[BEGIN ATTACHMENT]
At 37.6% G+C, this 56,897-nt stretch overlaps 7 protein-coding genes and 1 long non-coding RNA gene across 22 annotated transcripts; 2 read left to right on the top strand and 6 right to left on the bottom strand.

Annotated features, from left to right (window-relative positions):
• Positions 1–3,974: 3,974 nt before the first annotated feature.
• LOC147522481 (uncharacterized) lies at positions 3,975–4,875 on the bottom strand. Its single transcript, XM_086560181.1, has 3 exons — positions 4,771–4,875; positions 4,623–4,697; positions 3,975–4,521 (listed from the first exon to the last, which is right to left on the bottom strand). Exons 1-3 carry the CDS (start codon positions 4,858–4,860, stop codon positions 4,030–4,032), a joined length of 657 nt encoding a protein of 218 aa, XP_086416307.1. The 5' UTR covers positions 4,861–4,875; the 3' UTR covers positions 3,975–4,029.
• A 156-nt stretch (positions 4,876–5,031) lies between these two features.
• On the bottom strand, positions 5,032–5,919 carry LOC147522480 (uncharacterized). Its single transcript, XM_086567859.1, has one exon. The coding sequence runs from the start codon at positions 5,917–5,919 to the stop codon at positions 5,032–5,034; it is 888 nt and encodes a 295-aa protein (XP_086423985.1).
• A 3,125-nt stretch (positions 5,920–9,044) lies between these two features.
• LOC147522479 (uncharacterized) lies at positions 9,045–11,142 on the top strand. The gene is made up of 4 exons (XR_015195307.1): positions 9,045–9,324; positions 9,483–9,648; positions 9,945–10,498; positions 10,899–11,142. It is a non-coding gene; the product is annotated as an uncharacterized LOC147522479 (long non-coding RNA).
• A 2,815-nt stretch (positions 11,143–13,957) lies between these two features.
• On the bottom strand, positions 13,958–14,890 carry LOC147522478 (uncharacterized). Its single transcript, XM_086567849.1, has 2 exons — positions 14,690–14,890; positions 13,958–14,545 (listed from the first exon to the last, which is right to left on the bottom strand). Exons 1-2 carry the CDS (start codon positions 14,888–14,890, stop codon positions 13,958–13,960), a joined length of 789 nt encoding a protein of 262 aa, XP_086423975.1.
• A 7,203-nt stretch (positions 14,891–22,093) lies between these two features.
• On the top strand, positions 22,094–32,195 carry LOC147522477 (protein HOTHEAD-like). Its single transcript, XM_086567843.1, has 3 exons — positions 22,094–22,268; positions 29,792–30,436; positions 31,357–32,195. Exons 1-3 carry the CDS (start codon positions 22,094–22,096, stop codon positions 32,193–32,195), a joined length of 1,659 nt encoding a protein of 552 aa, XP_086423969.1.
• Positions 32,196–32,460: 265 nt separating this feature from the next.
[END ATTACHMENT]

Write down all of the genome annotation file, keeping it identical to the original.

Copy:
At 37.6% G+C, this 56,897-nt stretch overlaps 7 protein-coding genes and 1 long non-coding RNA gene across 22 annotated transcripts; 2 read left to right on the top strand and 6 right to left on the bottom strand.

Annotated features, from left to right (window-relative positions):
• Positions 1–3,974: 3,974 nt before the first annotated feature.
• LOC147522481 (uncharacterized) lies at positions 3,975–4,875 on the bottom strand. Its single transcript, XM_086560181.1, has 3 exons — positions 4,771–4,875; positions 4,623–4,697; positions 3,975–4,521 (listed from the first exon to the last, which is right to left on the bottom strand). Exons 1-3 carry the CDS (start codon positions 4,858–4,860, stop codon positions 4,030–4,032), a joined length of 657 nt encoding a protein of 218 aa, XP_086416307.1. The 5' UTR covers positions 4,861–4,875; the 3' UTR covers positions 3,975–4,029.
• A 156-nt stretch (positions 4,876–5,031) lies between these two features.
• On the bottom strand, positions 5,032–5,919 carry LOC147522480 (uncharacterized). Its single transcript, XM_086567859.1, has one exon. The coding sequence runs from the start codon at positions 5,917–5,919 to the stop codon at positions 5,032–5,034; it is 888 nt and encodes a 295-aa protein (XP_086423985.1).
• A 3,125-nt stretch (positions 5,920–9,044) lies between these two features.
• LOC147522479 (uncharacterized) lies at positions 9,045–11,142 on the top strand. The gene is made up of 4 exons (XR_015195307.1): positions 9,045–9,324; positions 9,483–9,648; positions 9,945–10,498; positions 10,899–11,142. It is a non-coding gene; the product is annotated as an uncharacterized LOC147522479 (long non-coding RNA).
• A 2,815-nt stretch (positions 11,143–13,957) lies between these two features.
• On the bottom strand, positions 13,958–14,890 carry LOC147522478 (uncharacterized). Its single transcript, XM_086567849.1, has 2 exons — positions 14,690–14,890; positions 13,958–14,545 (listed from the first exon to the last, which is right to left on the bottom strand). Exons 1-2 carry the CDS (start codon positions 14,888–14,890, stop codon positions 13,958–13,960), a joined length of 789 nt encoding a protein of 262 aa, XP_086423975.1.
• A 7,203-nt stretch (positions 14,891–22,093) lies between these two features.
• On the top strand, positions 22,094–32,195 carry LOC147522477 (protein HOTHEAD-like). Its single transcript, XM_086567843.1, has 3 exons — positions 22,094–22,268; positions 29,792–30,436; positions 31,357–32,195. Exons 1-3 carry the CDS (start codon positions 22,094–22,096, stop codon positions 32,193–32,195), a joined length of 1,659 nt encoding a protein of 552 aa, XP_086423969.1.
• Positions 32,196–32,460: 265 nt separating this feature from the next.